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Monday, August 30th 2010

Service

The scripture yesterday in service was Matthew 25:31-46,

31 “When the Son of Man comes in his glory, and all the angels with him, he will sit on his throne in heavenly glory. 32 All the nations will be gathered before him, and he will separate the people one from another as a shepherd separates the sheep from the goats. 33He will put the sheep on his right and the goats on his left.

34 “Then the King will say to those on his right, ‘Come, you who are blessed by my Father; take your inheritance, the kingdom prepared for you since the creation of the world. 35 For I was hungry and you gave me something to eat, I was thirsty and you gave me something to drink, I was a stranger and you invited me in, 36 I needed clothes and you clothed me, I was sick and you looked after me, I was in prison and you came to visit me.’

37 “Then the righteous will answer him, ‘Lord, when did we see you hungry and feed you, or thirsty and give you something to drink? 38 When did we see you a stranger and invite you in, or needing clothes and clothe you? 39 When did we see you sick or in prison and go to visit you?’

40 “The King will reply, ‘I tell you the truth, whatever you did for one of the least of these brothers of mine, you did for me.’

41″Then he will say to those on his left, ‘Depart from me, you who are cursed, into the eternal fire prepared for the devil and his angels. 42 For I was hungry and you gave me nothing to eat, I was thirsty and you gave me nothing to drink, 43 I was a stranger and you did not invite me in, I needed clothes and you did not clothe me, I was sick and in prison and you did not look after me.’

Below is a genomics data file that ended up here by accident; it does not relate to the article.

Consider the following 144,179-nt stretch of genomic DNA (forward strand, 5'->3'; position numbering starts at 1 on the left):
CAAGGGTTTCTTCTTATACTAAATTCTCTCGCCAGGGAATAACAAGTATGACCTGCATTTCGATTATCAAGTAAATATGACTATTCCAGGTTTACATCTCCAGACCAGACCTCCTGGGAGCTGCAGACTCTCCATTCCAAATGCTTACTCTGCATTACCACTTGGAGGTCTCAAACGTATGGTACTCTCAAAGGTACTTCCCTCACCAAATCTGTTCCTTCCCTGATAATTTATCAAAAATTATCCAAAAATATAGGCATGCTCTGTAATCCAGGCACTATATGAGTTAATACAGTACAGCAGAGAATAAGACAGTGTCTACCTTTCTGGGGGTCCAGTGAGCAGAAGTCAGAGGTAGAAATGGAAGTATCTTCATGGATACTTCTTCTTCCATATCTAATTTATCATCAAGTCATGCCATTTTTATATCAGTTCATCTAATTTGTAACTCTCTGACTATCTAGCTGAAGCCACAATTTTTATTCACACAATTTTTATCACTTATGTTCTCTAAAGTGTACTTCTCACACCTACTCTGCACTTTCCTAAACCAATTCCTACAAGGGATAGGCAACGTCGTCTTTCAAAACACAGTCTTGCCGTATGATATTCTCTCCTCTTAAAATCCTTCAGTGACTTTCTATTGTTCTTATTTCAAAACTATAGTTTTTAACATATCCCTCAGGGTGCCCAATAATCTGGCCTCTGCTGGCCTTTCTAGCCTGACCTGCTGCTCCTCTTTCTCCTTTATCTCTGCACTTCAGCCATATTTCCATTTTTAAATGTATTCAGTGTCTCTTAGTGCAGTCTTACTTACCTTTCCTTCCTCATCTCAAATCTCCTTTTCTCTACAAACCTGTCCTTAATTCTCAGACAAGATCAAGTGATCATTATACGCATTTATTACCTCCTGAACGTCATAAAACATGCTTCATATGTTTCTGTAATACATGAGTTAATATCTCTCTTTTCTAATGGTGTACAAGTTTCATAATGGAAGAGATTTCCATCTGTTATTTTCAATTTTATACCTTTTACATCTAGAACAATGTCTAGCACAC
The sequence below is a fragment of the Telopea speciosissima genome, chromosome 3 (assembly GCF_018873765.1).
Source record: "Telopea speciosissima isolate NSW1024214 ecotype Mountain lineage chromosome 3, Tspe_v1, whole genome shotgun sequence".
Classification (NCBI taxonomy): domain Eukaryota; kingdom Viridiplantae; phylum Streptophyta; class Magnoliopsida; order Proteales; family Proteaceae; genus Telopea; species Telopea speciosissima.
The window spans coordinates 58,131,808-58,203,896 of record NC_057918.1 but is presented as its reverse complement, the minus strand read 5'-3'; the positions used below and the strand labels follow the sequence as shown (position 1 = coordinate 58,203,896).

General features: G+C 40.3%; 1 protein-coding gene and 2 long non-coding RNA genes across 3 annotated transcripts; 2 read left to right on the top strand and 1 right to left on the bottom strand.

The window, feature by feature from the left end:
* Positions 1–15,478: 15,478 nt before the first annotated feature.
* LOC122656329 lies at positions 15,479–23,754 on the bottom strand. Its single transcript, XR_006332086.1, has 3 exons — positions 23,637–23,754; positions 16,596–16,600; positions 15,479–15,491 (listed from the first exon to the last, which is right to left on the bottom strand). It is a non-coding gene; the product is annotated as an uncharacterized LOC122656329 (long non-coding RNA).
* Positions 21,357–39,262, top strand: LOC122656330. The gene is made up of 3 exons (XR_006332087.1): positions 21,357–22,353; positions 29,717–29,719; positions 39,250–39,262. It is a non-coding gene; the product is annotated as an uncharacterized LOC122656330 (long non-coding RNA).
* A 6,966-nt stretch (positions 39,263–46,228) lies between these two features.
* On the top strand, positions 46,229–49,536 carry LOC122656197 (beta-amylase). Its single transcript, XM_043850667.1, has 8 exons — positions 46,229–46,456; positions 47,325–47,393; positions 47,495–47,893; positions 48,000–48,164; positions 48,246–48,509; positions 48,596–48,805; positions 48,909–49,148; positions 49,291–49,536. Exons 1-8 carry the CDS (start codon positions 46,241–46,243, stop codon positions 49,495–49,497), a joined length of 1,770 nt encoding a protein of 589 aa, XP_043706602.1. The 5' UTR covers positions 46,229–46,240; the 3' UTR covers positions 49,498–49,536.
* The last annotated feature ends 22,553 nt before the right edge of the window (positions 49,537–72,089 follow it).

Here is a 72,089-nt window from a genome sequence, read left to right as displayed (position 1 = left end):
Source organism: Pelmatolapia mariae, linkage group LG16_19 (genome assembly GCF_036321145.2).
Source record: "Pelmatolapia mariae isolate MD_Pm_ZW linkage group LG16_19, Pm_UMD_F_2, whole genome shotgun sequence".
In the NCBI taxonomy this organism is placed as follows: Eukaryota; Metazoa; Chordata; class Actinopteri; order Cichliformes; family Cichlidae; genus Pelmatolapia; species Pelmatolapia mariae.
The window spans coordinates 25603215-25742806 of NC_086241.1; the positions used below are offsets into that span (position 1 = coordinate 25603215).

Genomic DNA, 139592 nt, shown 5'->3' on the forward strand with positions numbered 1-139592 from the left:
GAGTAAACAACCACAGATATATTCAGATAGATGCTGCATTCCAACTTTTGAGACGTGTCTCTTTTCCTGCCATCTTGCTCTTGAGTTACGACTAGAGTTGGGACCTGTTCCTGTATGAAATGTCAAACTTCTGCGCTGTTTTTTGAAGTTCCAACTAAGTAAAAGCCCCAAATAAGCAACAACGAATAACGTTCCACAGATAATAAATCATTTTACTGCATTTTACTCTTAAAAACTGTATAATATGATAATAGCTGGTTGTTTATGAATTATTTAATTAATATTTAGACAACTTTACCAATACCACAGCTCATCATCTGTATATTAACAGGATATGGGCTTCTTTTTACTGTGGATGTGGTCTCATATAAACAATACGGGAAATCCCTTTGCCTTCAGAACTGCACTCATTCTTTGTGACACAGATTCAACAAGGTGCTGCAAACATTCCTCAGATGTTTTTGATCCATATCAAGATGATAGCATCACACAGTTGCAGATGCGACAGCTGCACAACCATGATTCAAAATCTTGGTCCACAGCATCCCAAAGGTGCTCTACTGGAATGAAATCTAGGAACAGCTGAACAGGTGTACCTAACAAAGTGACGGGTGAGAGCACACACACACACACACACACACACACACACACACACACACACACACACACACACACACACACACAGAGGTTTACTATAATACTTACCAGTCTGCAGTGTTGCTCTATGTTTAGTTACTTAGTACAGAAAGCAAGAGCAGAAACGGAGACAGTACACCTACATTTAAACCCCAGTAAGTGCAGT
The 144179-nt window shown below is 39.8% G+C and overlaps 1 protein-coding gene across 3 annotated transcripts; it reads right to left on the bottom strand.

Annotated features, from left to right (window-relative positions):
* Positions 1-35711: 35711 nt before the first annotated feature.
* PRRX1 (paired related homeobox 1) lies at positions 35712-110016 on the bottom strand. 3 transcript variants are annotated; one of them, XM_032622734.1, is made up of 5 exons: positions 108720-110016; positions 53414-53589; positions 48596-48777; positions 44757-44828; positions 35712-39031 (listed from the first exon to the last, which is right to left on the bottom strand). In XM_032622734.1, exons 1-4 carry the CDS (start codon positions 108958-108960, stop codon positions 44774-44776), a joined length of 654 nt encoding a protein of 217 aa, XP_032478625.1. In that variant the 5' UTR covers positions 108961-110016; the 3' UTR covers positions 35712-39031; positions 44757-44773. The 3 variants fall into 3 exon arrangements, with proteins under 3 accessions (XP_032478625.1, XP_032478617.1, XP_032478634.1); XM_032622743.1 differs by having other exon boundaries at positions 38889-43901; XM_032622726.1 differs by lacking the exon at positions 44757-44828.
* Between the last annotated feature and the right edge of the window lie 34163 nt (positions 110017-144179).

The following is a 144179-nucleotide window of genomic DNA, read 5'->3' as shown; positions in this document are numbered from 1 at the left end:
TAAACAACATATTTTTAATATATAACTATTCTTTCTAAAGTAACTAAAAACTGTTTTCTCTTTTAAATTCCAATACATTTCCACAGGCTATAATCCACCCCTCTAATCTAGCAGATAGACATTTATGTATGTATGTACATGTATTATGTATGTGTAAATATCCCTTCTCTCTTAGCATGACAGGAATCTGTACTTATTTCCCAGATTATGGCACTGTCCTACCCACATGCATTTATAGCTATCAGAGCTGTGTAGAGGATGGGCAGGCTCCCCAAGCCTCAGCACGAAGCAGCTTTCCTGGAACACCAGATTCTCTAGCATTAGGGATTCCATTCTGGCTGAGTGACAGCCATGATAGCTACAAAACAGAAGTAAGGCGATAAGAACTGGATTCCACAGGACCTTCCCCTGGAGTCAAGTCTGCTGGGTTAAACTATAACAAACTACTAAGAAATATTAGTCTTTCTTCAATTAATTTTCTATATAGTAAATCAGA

44 “They also will answer, ‘Lord, when did we see you hungry or thirsty or a stranger or needing clothes or sick or in prison, and did not help you?’

45 “He will reply, ‘I tell you the truth, whatever you did not do for one of the least of these, you did not do for me.’

46 “Then they will go away to eternal punishment, but the righteous to eternal life.”

It was important for me to hear. Not the message of judgment necessarily, but the reminder of our obligation to serve.

Empathy is such an important part of medicine. It is favored in the medical school application process. And yet the decline in it as students and residents progress through training is well documented.

In part there’s a sense of inevitability with such. Familiarity weighs on such. Everything from callousing oneself to suffering to feelings that there is a lack of gratitude for your efforts to being tired to blaming patients for their illnesses. It all wears away the idealism and dedication to service that I think most medical students sincerely enter the profession with.

I’m guilty of it as most. And so it was good to be at church on Sunday.

I’m incredibly blessed. Not least because I am in a position to serve everyday. And I hate losing sight of that. I hate sitting in the call room at 2 am and getting a flood of pages from the ER. Those phone calls are a medical record number and some demographics and my annoyance at having more heaped onto my plate to do that night. All because some guy or gal got into their car after having too much to drink or fell off a bar stool or got into a fist fight.

There’s nothing to those judgments and my annoyance. These are people in the end who need my help. However they got to my care, here they are and I have the potential to do them great service and maybe affect their life for the better.

I want service to be central to me being a doctor. This isn’t just a job. These aren’t just hoops I have to jump through to complete training. These aren’t just operations.

These are chances to change lives; to serve.

Now just to take a deep breath late into my call nights and remember such.

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